Something Positive about real ID:

A security expert, Phil Windley, said something positive about Real ID (in an interview Podcast) that, I'm afraid, makes good sense. He says that in the long run, if left to themselves, states will develop something like real ID. For example, the states are working hard now to standardize their criminal and offense data because sharing it is critical in catching criminals. Similarly, they will find advantages in tightening and standardizing driver's licenses over time. So - you might think - perhaps we should grin and bear Real ID.

But there are two important differences between the current real ID legislation, and what states might eventually do, that militate heavily, I believe, against Real ID:

  1. Real ID is officially on a tight time table. Given less than two years, there's only time to do it wrong, producing an insecure, hackable, error-prone, horribly expensive and time-wasting system.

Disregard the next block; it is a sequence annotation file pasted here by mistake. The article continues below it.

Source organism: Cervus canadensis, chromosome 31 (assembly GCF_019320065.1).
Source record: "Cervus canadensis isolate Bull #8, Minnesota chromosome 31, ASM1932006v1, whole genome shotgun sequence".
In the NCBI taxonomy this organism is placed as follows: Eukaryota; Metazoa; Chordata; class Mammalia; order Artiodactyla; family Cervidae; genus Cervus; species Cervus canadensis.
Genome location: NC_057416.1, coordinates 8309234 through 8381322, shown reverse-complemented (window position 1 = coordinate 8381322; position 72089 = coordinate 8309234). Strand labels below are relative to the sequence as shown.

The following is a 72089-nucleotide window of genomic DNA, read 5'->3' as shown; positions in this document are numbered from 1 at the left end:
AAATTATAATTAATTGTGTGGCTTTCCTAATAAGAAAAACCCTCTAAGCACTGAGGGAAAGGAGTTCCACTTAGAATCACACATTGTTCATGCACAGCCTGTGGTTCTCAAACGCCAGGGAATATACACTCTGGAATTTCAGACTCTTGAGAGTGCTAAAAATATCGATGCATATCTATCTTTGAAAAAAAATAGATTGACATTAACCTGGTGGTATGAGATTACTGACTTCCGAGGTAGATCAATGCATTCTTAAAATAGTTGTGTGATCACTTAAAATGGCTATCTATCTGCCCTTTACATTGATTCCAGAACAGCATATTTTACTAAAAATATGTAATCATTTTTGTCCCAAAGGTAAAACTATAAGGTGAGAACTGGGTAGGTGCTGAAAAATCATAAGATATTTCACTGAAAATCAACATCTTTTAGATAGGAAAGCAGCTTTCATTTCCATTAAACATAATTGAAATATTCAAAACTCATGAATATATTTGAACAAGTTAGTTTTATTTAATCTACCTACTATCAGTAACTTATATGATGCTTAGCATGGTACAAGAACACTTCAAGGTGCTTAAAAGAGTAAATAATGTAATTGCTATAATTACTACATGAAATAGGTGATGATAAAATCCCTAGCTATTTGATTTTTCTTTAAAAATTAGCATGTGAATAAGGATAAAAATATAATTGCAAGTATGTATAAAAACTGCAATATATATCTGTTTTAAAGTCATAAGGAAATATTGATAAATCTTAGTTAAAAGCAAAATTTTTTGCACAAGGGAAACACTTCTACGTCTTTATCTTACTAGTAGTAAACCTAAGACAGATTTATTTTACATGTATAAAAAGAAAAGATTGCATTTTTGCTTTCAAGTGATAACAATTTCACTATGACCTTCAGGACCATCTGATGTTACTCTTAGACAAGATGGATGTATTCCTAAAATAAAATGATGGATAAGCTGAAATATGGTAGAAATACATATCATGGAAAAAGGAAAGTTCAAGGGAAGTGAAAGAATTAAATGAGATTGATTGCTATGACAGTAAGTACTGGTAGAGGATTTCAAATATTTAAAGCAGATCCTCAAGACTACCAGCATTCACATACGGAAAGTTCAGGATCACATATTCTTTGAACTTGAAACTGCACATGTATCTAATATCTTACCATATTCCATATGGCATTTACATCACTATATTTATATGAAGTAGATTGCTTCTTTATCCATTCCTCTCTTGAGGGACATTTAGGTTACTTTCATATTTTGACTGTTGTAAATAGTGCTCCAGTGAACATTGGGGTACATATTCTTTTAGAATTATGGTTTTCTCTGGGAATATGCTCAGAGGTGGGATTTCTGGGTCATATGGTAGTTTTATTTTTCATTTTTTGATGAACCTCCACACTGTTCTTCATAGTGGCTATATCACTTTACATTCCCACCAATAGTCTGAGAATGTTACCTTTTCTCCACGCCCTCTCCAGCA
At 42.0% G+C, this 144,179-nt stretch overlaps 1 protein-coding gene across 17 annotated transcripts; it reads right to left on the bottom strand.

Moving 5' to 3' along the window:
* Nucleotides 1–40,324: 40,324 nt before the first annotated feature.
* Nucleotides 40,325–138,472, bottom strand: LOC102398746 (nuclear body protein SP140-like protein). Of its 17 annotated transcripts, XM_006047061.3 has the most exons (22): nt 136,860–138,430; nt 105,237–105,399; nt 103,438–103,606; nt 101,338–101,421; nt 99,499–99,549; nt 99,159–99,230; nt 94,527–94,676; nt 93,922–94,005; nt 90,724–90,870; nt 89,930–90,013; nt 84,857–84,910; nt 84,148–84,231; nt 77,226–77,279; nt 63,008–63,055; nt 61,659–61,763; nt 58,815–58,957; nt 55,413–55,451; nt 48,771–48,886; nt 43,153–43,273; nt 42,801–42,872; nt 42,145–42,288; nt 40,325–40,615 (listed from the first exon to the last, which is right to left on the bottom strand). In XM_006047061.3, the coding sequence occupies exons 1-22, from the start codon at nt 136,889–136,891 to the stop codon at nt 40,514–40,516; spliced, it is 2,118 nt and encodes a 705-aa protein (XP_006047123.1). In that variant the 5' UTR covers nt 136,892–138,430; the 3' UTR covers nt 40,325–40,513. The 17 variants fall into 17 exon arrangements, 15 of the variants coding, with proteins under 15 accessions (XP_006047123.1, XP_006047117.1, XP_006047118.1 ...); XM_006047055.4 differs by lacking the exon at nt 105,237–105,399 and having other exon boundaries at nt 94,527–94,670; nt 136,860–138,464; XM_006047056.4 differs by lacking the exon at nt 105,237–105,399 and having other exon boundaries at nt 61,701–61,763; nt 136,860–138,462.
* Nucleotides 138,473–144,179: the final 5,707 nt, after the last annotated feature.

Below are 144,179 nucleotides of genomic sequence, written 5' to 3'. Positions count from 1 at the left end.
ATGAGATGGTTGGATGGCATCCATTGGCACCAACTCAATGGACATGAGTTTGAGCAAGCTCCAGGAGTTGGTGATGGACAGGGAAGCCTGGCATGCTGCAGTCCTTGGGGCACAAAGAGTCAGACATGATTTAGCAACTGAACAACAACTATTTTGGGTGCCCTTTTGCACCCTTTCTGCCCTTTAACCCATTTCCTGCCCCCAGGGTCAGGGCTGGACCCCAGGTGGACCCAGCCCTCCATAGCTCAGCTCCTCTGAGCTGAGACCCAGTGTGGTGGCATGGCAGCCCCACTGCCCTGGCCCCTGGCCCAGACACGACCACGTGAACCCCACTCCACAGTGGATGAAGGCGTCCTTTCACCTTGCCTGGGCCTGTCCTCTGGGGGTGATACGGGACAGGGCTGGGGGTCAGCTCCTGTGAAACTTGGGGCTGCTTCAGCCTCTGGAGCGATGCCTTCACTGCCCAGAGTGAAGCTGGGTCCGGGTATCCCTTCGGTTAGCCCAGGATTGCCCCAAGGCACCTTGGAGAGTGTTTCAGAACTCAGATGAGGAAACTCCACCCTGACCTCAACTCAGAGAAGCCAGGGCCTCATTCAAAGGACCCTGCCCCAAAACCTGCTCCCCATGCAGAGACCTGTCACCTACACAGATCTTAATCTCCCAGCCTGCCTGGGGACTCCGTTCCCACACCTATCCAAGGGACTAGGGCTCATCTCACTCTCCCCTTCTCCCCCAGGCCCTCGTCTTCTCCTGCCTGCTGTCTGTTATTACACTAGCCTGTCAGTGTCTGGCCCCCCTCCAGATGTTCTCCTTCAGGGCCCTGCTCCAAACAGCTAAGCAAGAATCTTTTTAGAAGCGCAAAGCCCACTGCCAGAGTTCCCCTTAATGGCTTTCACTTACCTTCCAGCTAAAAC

2. Left to themselves, states may standardize liceses for drivers, but Real Id is for almost everyone, including toddlers who want to fly or enter a federal building. Real ID forces the states to enroll far more people than they would likely reach on their own, and we'll all have to sacrifice our time (standing in line) and pay more state fees and taxes, to cover them.


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